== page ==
Life is one big miracle. Discover it bit by bit every day and just laugh. Life is precious and irreversible – says Aleksandar Saša Ilić, a ballet dancer, choreographer and poet who even as a child knew that he would become an artist one day.
By Sonja Lapatanov
Aleksandar left his hometown of Šid, in West Srem County, for Novi Sad where he attended a music school after which he moved to Belgrade where he enrolled into the Luj Davičo Ballet School. In his final year, Aleksandar started his professional career as a member of the National Theatre Ballet Troupe where, after a string of soloist roles, he was given the status of the principal dancer. Choreography was both a gift and a challenge that he succumbed to. Aleksandar also wrote two poetry books – „The Holiday of the Heart“ („Praznik Srca“) and „In the Presence of Whisper“ („U Prisustvu Šapata“). On top of that he graduated communicology and has a Masters degree in choreography. In 2015, he became an associate professor teaching Drama and Audiovisual Arts. He is an artist of unique sensibility, schooled in Belgrade and London, who decided to share his knowledge with the students of the Institute of Artistic Dance (IAD), the first higher learning dance institute in Serbia which he both founded and is a professor at.
If you lived abroad, you would be well compensated for your knowledge, education, experience, creativity and ideas. Still, you have decided to live here. What is the price that a successful artist has to pay in Serbia today?
An artist has to travel, expand his or her horizons, and constantly seek new challenges. My decision was to leave from time to time while still living here. It is a great privilege being respected and acknoweldged in your surroundings. For me, the financial compensation doesn’t mean anything compared to the love I feel for my city, Belgrade, and my country. All the road signs keep telling me that I made a good decision when I chose to live and work here.
Is money still a measure of value, or does soul play some part in it ?
For me, the real measure of value is good upbringing, sincerity and steadfastness.
The life of a ballet artist is a difficult one. What have you sacrificed for ballet all these years, and what has ballet taught you?
Everything I have sacrificed has brought, in return, multiple benefits. Ballet made me disciplined and taught me that sleep is one of the most important aspect of properly looking after your body. The classical ballet, and dance in general, is a way of life, and its routine actually always stay with you.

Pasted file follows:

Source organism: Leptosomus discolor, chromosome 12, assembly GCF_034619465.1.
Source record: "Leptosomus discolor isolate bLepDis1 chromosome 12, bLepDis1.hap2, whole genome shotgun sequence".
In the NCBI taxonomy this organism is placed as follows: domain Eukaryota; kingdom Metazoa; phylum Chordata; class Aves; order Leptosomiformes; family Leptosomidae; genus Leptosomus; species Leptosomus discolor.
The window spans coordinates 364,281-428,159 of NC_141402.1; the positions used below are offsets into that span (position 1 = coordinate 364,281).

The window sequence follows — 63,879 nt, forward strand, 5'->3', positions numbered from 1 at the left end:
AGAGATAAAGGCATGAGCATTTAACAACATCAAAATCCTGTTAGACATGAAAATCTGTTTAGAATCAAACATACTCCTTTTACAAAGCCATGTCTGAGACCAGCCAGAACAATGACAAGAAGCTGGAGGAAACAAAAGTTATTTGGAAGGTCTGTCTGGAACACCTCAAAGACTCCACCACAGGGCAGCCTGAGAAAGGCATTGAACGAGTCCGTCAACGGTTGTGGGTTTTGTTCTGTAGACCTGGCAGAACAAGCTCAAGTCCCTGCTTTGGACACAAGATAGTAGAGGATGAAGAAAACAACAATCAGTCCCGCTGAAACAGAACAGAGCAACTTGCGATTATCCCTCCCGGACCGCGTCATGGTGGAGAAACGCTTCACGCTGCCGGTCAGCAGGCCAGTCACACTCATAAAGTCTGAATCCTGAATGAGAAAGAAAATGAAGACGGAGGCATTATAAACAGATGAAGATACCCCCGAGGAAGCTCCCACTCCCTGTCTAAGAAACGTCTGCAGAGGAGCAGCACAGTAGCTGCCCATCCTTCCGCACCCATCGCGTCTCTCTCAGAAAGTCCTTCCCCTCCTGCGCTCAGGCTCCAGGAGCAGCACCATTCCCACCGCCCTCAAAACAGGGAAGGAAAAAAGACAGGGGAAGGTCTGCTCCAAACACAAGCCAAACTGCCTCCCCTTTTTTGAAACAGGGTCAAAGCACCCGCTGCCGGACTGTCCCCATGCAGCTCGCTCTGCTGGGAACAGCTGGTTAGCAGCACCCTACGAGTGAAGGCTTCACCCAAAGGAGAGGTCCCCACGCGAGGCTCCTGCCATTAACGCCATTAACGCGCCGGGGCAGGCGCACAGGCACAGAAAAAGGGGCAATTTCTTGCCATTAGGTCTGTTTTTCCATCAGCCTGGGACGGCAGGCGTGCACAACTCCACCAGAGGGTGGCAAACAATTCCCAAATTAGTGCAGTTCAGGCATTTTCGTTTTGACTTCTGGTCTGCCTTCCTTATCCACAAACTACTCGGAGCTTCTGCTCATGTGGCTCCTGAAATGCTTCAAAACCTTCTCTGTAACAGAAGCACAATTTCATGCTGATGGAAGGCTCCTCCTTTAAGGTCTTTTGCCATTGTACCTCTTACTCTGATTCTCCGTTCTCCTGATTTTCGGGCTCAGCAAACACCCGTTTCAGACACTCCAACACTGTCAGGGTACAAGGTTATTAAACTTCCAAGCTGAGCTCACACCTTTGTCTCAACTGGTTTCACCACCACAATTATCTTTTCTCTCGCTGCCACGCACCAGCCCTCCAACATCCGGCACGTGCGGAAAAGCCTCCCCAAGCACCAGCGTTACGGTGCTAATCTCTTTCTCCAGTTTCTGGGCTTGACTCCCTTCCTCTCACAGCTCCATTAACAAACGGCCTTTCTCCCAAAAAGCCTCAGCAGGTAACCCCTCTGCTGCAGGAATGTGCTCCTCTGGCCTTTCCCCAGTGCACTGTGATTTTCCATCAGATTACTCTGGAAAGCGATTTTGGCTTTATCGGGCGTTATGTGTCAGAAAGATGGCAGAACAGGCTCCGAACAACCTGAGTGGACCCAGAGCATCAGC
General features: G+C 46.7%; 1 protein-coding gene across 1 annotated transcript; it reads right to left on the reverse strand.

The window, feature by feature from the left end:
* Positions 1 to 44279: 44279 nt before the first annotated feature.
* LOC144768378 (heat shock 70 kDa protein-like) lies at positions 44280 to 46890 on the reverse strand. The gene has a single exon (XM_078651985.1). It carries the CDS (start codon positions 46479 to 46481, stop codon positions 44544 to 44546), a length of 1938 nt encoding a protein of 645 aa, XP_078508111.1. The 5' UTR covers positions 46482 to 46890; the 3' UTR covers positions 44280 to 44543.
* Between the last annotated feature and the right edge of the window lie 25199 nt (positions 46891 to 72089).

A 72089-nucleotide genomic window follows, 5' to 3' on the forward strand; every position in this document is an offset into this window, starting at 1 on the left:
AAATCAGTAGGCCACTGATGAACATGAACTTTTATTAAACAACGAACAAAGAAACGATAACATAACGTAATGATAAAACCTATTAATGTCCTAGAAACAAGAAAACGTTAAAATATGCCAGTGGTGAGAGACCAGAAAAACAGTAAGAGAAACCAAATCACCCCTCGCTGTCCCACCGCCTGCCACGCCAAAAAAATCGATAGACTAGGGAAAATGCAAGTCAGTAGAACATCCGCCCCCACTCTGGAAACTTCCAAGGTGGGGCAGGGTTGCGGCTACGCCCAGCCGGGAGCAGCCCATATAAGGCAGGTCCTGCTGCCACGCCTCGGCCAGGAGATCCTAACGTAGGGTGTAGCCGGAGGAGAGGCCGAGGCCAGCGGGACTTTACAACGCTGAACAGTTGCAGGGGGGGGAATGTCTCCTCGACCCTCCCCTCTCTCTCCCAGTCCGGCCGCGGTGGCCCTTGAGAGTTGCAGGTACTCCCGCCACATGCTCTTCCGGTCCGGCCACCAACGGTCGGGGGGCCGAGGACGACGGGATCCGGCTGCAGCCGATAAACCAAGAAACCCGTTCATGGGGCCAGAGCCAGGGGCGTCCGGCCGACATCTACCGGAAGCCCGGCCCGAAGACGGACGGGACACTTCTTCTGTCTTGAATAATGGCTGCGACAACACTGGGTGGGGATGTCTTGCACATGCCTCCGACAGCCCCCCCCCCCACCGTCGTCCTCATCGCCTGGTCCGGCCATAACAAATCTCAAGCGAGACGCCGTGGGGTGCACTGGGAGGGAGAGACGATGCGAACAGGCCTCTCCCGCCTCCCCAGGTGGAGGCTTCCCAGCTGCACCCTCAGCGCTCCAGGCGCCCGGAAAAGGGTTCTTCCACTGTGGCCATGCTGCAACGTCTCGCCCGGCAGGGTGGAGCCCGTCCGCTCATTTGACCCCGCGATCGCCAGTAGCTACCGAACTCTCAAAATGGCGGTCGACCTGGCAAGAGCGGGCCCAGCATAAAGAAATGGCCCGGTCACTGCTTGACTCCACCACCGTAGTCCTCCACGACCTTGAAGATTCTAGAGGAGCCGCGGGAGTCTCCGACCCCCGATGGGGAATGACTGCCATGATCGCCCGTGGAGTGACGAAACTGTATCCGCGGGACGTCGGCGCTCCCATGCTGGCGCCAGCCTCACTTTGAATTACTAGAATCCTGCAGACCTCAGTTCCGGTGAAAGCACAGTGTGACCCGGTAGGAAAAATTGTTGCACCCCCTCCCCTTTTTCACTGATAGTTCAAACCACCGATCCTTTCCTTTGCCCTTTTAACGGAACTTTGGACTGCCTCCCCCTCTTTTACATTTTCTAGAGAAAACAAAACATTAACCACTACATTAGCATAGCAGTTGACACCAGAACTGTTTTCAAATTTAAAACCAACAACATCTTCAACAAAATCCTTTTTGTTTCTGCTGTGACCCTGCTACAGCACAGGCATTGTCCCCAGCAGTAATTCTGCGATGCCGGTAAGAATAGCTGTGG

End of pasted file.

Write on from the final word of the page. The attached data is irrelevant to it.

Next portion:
What were the biggest challenges in your career and your private life ?
The challenges are always the same – TO DARE and TO KNOW, and TO KNOW when TO STOP.
In 2012, at the Trinity Laban Conservatoire of Music and Dance, you presented your Master’s thesis – “My Phobia – Pteronophobia”, which was inspired by the Act 2 of Swan Lake, and your own fear of feathers. Where does this fear originate from?
Never before had I dealt with my personal issues through art (apart in poetry) until I stepped into the world of dance education at the Laban Conservatoire in London. Our mentor, Tony Thatcher took us all the way to the beginning. This is where the idea of a personal phobia – the fear of feathers – came up. A bird is an infite symbol of everything earthly, and it gave me an opportunity to translate that into my Master’s degree. I cannot tell you whether Rudolph Laban smiled after I presented my Master’s thesis and whether I have made peace with my phobia, but I can tell you that today I share my home with three feathery rascals.
We all remember your iconic role of Miško in the ballet that became a cult classic – “Who’s Singin’ Over There?” (“Ko to tamo peva?”). On 2nd June, 2017, on your 40th birthday, you announced that you would be dancing in this role for the last time at the National Theatre on 27th June. What prompted you to make such decision?